When I was compiling my list of Ten Science Fiction Books that Should Be Movies last week, I started thinking of all the fantasy books I would love to see on screen to. So here it is. My list of Ten Fantasy Books That Should Be Movies.
Of course like any such list, this one is completely biased towards things I like. So please let me know what fantasy books you think would make great movies.
- Wheel of Time by Robert Jordan - The Wheel of Time turns and Ages come and pass. What was, what will be, and what is, may yet fall under the Shadow. Let the dragon ride again on the winds of time.
If the movie industry is looking to replace the Harry Potter franchise, this might be the perfect candidate. There’s no shortage of books to adapt and it has a huge existing fanbase. Certainly they’d have to cut out a lot even if they did a movie per book. But to be honest, there’s plenty of fat for trimming here anyway.
- A Song of Ice and Fire by George R. R. Martin - Winter is coming.
Loosely inspired by the Wars of the Roses as well as more traditional fantasy fare, this would again require multiple movies. It would be much harder to translate to film, but imagine the spectacle of the dragons, or the Wall. It would be worth it.
- The Belgariad by David Eddings - Garion, an orphaned farmboy is accompanied by his aunt Polgara and grandfather Belgarath as they try and fulfill an ancient prophecy that will decide the fate of the universe. Along the way, various “instruments”, or helpers, of the prophecy join their quest.
This series might have been written specifically for the movies. The writing style is light on description and heavy on action. The protagonist is a young male and while special effects would certainly be needed for the magic (and some of the locations), all the central characters are human which makes life a lot easier for the make up departments.
- The Sword of Shannara by Terry Brooks - Long ago, the wars of the ancient Evil had ruined the world and forced mankind to compete with many other races–gnomes, trolls, dwarfs, and elves. But in peaceful Shady Vale, half-elfin Shea Ohmsford knew little of such troubles.
There are a lot of cliches in Terry Brooks first fantasy novel, but the quest format and the familiar archetypes would work to its advantage on screen. And who wouldn’t want to see Allanon battle a Skull Bearer.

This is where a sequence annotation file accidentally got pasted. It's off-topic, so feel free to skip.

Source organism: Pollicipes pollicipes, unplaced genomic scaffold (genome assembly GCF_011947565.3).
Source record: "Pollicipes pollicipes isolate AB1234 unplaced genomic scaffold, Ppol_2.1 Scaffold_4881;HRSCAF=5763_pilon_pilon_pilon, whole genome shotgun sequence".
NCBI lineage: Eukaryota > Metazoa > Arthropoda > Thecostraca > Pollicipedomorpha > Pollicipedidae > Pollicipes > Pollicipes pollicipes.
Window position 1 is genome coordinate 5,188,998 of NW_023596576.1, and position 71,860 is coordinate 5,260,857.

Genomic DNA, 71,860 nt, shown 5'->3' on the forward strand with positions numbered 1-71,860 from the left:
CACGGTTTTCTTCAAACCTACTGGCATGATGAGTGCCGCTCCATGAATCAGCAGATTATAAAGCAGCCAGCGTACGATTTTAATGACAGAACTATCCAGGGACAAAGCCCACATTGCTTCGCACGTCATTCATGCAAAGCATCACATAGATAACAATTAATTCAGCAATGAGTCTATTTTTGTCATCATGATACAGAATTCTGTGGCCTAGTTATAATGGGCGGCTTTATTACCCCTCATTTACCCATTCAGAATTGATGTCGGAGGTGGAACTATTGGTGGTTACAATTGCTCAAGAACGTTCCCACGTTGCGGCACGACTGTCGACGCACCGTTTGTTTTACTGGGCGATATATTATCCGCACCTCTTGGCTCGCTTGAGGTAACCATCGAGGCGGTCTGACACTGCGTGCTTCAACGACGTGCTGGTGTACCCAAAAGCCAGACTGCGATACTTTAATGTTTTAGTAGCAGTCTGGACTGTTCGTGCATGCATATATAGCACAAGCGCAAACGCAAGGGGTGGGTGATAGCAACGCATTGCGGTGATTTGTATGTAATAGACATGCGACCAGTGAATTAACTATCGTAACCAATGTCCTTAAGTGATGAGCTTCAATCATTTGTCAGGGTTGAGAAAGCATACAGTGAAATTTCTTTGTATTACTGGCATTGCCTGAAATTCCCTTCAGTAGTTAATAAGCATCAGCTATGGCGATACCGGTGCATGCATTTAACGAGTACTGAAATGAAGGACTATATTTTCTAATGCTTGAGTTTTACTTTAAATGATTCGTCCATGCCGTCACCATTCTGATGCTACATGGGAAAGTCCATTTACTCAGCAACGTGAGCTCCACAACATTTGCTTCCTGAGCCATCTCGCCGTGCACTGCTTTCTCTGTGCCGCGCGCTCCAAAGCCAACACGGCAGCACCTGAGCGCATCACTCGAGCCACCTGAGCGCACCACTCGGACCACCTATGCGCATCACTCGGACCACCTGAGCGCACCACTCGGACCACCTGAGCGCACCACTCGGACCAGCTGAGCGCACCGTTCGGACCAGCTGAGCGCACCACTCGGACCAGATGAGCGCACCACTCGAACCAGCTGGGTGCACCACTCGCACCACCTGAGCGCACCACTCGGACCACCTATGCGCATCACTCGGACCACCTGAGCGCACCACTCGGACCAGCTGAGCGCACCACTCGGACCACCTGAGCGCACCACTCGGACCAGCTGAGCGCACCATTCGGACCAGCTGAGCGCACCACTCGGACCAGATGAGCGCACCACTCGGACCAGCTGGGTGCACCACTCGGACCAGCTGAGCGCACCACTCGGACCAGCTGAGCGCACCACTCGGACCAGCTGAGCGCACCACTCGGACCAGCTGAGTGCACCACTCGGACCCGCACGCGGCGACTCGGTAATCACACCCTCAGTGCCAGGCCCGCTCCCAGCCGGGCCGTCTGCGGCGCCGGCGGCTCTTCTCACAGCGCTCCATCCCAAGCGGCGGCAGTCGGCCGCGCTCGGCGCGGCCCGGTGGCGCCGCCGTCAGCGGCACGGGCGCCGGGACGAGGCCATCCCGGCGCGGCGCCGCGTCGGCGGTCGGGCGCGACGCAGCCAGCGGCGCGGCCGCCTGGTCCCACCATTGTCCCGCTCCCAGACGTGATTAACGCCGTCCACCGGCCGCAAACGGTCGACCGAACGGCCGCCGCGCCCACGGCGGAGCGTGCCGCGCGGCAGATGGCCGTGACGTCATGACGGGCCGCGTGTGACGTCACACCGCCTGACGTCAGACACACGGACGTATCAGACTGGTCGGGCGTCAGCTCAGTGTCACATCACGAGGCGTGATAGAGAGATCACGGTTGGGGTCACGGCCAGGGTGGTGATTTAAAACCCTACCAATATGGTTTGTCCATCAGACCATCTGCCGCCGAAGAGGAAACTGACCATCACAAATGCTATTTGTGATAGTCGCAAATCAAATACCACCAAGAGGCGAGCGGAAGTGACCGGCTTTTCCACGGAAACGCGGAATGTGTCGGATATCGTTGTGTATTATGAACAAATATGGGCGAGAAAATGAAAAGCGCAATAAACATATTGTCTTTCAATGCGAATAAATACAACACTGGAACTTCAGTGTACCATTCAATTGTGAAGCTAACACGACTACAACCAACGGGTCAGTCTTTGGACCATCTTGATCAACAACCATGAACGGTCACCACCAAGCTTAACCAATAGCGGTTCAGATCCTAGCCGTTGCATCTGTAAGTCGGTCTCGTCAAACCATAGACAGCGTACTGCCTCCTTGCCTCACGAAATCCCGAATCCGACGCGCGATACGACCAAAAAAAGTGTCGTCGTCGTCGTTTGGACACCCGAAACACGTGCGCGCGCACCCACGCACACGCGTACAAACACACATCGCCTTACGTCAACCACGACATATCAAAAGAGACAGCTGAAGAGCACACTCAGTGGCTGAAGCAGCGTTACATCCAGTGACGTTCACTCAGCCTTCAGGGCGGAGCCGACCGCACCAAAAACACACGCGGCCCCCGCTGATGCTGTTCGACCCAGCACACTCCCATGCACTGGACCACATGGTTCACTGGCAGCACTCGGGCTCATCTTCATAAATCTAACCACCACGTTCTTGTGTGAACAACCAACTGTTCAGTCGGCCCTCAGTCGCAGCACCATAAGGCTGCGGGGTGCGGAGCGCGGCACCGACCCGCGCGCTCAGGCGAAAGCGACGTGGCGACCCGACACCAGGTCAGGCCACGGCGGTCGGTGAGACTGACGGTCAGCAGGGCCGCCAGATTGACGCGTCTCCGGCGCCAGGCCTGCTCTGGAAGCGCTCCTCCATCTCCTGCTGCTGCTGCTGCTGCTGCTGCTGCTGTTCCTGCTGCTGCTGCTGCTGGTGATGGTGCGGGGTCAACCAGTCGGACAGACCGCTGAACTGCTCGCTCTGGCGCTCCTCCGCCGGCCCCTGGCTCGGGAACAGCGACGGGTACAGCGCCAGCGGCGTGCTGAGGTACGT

- Chronicles of Amber by Roger Zelazny - Corwin is a prince of Amber, the “immortal city from which every other city has taken its shape.” All other worlds, including Earth, are shadows of that reality. Corwin has spent centuries on Earth as an amnesiac. But when someone in the family tries to kill him there, Corwin begins a search for his past. He quickly learns that his family has some very unusual powers. They can travel between Amber, its shadows, and Chaos by manipulating reality; use magical playing cards to communicate and travel instantaneously; and are able to walk the Pattern that created Amber.
The connection with the “real” world makes a good hook for the general audience and Zelazny’s series is full to the brim with imagination. I could see this being an “all green screen” style movie.
- Tigana by Guy Gavriel Kay - In a desperate attempt to revive the memory of a land banished from existence and to restore freedom to a battered world, a wandering musician and his small band of compatriots traverse a countryside bowed under the weight of its sorcerer-conquerors.
I’m really not sure that a movie could do justice to Kay’s prose, but I would love to see a director bring this world to life.
- Artemis Fowl by Eoin Colfer - Twelve-year-old Artemis Fowl is the most ingenious criminal mastermind in history. With two trusty sidekicks in tow, he hatches a cunning plot to divest the fairyfolk of their pot of gold. He knows that the only way to separate the little people from their stash is to kidnap one of them and wait for the ransom to arrive. But when the time comes to put his plan into action, he doesn’t count on the appearance of the extrasmall, pointy-eared Captain Holly Short of the LEPrecon Unit–and her senior officer, Commander Root.
With studios snapping up every young-adult fantasy on the shelves, I’m not sure why we haven’t already had an Artemis Fowl movie. The books are fun, fast moving and perfect kids fare.
- Good Omens by Gaiman & Pratchett - This zany tale of the bungling of Armageddon features an angel, a demon, an 11-year-old Antichrist and a doomsaying witch.
This is probably both authors most accessible book. It’s also very very funny.
- The Curse of Chalion by Louis McMaster Bujold - Iselle, the royesse (princess) of Chalion, and her lady-in-waiting, Bertriz, need a new tutor. Cazaril, the man chosen for the job, has been scarred, physically and mentally, from secret betrayals by the very people who now rule Chalion through Iselle’s uncle, and who seek to control her younger brother, the heir, as well. To rescue the royesse, and save Chalion, Cazaril must play matchmaker between Iselle and the prince of another realm, fight off assassins, lift a century-old curse, and risk everything-learning not to run from his own love for Bertriz-along the way.
Not nearly as epic in scope as some of the other books. This is perfect as a done in one movie. I think it might well appeal to a wider audience than the pure action movies too.
- The History of the Runestaff by Michael Moorcock - Charting the adventures of Dorian Hawkmoon, a version of the Eternal Champion, it takes place in a far-future version of Europe in which the insane rulers of the Dark Empire of Granbretan are engaged in conquering the continent.
I love this series of books. I don’t understand why we don’t have movies of all Moorcock’s work really. But I’d particularly love to see this one. The baroque designs and the masks worn by the nobels of Granbretan would be wonderful to look at.
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